The new year brought some deserved celebration of the advance of renewable energy in China, as the government announced nearly 8 Gigawatts of wind power additions and 3.6 Gigawatts of new solar installed during 2013. But as I’ve previously pointed out, it is important to keep this laudable progress in perspective compared to the still staggeringly large annual increase in new China coal power capacity.
Not everyone did so. In a January 4 article entitled “China Roars Ahead with Renewables,” for example, The Ecologist magazine claimed: “Reports of China opening a huge new coal fired power station every week belie the reality – China is the new global powerhouse for renewable energy…It means that the growth of its electric power system – that underpins the entire modernisation and industrialisation of the country – is now being powered more by renewables than by fossil fuels.” The report concluded, “These results reveal just how strongly China is swinging behind renewables as its primary energy resource. . . .”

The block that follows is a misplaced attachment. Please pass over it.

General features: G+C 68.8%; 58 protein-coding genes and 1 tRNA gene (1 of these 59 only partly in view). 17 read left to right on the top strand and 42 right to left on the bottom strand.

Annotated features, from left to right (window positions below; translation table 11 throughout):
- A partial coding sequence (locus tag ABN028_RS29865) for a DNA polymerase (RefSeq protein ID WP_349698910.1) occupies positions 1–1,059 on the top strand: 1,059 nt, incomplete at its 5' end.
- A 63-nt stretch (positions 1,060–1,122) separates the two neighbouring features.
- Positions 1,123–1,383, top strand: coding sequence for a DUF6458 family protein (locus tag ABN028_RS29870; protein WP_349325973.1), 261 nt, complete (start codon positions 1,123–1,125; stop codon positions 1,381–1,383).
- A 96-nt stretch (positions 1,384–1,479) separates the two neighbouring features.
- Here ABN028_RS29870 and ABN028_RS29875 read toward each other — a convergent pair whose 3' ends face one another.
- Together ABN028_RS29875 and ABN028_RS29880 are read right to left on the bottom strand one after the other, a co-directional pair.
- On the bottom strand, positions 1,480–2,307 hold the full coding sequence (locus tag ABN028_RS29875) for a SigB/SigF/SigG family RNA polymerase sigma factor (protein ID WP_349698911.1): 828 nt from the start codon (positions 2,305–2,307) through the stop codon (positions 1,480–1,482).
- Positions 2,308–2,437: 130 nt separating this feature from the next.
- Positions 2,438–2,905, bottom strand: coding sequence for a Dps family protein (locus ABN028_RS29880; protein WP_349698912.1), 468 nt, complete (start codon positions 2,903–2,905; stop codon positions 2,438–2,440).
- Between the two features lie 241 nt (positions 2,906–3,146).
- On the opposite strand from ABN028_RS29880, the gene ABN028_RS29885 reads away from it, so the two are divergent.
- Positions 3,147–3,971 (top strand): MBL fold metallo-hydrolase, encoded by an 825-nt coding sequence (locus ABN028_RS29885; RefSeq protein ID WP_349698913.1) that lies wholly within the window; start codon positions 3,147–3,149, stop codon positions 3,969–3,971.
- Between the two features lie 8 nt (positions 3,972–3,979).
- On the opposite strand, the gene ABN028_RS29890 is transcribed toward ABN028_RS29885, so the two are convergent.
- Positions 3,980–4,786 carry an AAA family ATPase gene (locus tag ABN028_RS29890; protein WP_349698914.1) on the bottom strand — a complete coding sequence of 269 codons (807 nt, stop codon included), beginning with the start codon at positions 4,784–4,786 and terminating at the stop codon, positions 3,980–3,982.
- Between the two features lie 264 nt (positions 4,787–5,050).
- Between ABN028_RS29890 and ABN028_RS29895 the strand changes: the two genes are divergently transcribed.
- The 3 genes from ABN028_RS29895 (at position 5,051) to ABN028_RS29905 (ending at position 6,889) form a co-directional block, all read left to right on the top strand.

Unfortunately, this rosy picture is not justified by the numbers. Once again, in 2013, coal was the big winner. As the graph below shows, when adjusted for capacity factor (the amount of energy each Gigawatt of capacity puts out in a year), it’s clear that new fossil energy output in China, most of it coal, exceeded new wind energy by six times and solar by 27 times:
via China and Renewables | The Energy Collective.
Categories: Electricity, Energy